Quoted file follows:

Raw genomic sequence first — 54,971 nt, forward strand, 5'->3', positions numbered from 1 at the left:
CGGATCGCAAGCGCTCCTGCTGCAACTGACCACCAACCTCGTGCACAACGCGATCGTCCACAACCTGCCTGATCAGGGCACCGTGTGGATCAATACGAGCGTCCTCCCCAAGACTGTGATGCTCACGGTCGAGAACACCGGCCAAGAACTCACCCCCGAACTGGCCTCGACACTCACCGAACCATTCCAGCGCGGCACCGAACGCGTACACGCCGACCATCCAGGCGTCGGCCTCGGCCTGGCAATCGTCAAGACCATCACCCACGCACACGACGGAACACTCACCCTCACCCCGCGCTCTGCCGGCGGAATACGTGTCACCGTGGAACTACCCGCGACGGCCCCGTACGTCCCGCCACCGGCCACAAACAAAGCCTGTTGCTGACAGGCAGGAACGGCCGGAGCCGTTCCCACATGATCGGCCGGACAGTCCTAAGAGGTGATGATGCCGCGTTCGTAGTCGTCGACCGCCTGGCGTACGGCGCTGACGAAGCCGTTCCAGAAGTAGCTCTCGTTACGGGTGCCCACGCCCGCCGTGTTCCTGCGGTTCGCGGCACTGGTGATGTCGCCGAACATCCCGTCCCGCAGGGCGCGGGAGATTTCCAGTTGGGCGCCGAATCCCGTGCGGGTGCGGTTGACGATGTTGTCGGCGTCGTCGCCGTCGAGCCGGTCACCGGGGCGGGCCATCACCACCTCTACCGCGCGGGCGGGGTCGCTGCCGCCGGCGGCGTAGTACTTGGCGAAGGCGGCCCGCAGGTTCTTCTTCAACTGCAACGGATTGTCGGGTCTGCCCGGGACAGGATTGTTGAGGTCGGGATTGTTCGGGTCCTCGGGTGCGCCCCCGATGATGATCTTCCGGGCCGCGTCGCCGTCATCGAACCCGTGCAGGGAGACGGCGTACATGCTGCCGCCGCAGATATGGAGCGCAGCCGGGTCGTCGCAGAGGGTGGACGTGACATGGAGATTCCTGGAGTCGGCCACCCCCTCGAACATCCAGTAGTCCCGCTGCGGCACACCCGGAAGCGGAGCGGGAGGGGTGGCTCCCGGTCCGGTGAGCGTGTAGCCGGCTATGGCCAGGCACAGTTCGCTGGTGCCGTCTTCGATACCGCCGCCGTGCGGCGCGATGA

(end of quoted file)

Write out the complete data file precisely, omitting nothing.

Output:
Raw genomic sequence first — 54,971 nt, forward strand, 5'->3', positions numbered from 1 at the left:
CGGATCGCAAGCGCTCCTGCTGCAACTGACCACCAACCTCGTGCACAACGCGATCGTCCACAACCTGCCTGATCAGGGCACCGTGTGGATCAATACGAGCGTCCTCCCCAAGACTGTGATGCTCACGGTCGAGAACACCGGCCAAGAACTCACCCCCGAACTGGCCTCGACACTCACCGAACCATTCCAGCGCGGCACCGAACGCGTACACGCCGACCATCCAGGCGTCGGCCTCGGCCTGGCAATCGTCAAGACCATCACCCACGCACACGACGGAACACTCACCCTCACCCCGCGCTCTGCCGGCGGAATACGTGTCACCGTGGAACTACCCGCGACGGCCCCGTACGTCCCGCCACCGGCCACAAACAAAGCCTGTTGCTGACAGGCAGGAACGGCCGGAGCCGTTCCCACATGATCGGCCGGACAGTCCTAAGAGGTGATGATGCCGCGTTCGTAGTCGTCGACCGCCTGGCGTACGGCGCTGACGAAGCCGTTCCAGAAGTAGCTCTCGTTACGGGTGCCCACGCCCGCCGTGTTCCTGCGGTTCGCGGCACTGGTGATGTCGCCGAACATCCCGTCCCGCAGGGCGCGGGAGATTTCCAGTTGGGCGCCGAATCCCGTGCGGGTGCGGTTGACGATGTTGTCGGCGTCGTCGCCGTCGAGCCGGTCACCGGGGCGGGCCATCACCACCTCTACCGCGCGGGCGGGGTCGCTGCCGCCGGCGGCGTAGTACTTGGCGAAGGCGGCCCGCAGGTTCTTCTTCAACTGCAACGGATTGTCGGGTCTGCCCGGGACAGGATTGTTGAGGTCGGGATTGTTCGGGTCCTCGGGTGCGCCCCCGATGATGATCTTCCGGGCCGCGTCGCCGTCATCGAACCCGTGCAGGGAGACGGCGTACATGCTGCCGCCGCAGATATGGAGCGCAGCCGGGTCGTCGCAGAGGGTGGACGTGACATGGAGATTCCTGGAGTCGGCCACCCCCTCGAACATCCAGTAGTCCCGCTGCGGCACACCCGGAAGCGGAGCGGGAGGGGTGGCTCCCGGTCCGGTGAGCGTGTAGCCGGCTATGGCCAGGCACAGTTCGCTGGTGCCGTCTTCGATACCGCCGCCGTGCGGCGCGATGA